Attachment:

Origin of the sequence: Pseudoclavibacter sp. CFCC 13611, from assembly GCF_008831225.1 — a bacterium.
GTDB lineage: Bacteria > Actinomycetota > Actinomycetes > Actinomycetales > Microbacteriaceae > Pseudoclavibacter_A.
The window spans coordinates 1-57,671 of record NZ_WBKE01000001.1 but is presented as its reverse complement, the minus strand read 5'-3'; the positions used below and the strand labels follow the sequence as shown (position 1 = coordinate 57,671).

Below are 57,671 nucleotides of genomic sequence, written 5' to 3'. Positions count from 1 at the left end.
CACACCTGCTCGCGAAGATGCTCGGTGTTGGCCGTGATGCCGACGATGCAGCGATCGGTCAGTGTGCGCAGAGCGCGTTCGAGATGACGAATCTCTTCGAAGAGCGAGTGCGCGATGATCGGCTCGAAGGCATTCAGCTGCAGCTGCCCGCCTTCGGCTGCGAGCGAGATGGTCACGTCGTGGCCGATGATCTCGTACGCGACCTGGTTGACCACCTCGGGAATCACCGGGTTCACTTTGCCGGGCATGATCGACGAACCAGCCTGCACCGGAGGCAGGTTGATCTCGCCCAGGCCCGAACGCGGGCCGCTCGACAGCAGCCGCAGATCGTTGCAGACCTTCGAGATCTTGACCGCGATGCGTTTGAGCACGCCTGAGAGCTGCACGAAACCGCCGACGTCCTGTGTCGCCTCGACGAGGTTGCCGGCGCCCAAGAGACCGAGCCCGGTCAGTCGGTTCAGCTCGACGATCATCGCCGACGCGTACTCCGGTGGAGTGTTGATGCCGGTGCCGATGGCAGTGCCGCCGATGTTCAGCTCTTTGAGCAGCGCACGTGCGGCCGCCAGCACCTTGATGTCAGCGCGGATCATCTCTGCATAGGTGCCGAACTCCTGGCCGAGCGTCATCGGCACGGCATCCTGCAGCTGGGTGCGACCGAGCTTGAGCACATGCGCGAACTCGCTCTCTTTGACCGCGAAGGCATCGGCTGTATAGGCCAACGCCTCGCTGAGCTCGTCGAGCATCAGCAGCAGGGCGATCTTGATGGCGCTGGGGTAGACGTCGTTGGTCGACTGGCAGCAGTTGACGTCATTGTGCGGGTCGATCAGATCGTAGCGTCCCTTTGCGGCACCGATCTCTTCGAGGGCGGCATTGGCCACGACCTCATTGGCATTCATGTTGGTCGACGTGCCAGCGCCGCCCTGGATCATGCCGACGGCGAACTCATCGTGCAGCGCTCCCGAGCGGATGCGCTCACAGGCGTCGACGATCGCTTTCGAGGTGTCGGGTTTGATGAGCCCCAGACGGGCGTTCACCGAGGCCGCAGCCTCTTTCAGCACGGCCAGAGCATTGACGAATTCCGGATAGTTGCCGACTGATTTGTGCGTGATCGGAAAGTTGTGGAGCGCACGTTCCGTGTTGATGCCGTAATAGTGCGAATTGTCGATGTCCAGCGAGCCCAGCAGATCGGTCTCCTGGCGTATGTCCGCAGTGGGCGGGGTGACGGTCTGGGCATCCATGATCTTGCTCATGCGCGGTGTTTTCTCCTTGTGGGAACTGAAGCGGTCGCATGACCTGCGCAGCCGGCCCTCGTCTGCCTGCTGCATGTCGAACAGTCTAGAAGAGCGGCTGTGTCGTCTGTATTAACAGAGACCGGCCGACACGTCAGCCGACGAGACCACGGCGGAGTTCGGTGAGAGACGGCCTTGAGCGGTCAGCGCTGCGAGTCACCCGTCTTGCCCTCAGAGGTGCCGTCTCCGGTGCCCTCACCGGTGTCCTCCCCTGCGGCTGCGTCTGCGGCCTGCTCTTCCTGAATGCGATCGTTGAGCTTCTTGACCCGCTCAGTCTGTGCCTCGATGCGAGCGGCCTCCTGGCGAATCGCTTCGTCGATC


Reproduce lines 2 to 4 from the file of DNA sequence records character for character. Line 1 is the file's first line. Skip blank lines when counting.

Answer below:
GTDB lineage: Bacteria > Actinomycetota > Actinomycetes > Actinomycetales > Microbacteriaceae > Pseudoclavibacter_A.
The window spans coordinates 1-57,671 of record NZ_WBKE01000001.1 but is presented as its reverse complement, the minus strand read 5'-3'; the positions used below and the strand labels follow the sequence as shown (position 1 = coordinate 57,671).

Below are 57,671 nucleotides of genomic sequence, written 5' to 3'. Positions count from 1 at the left end.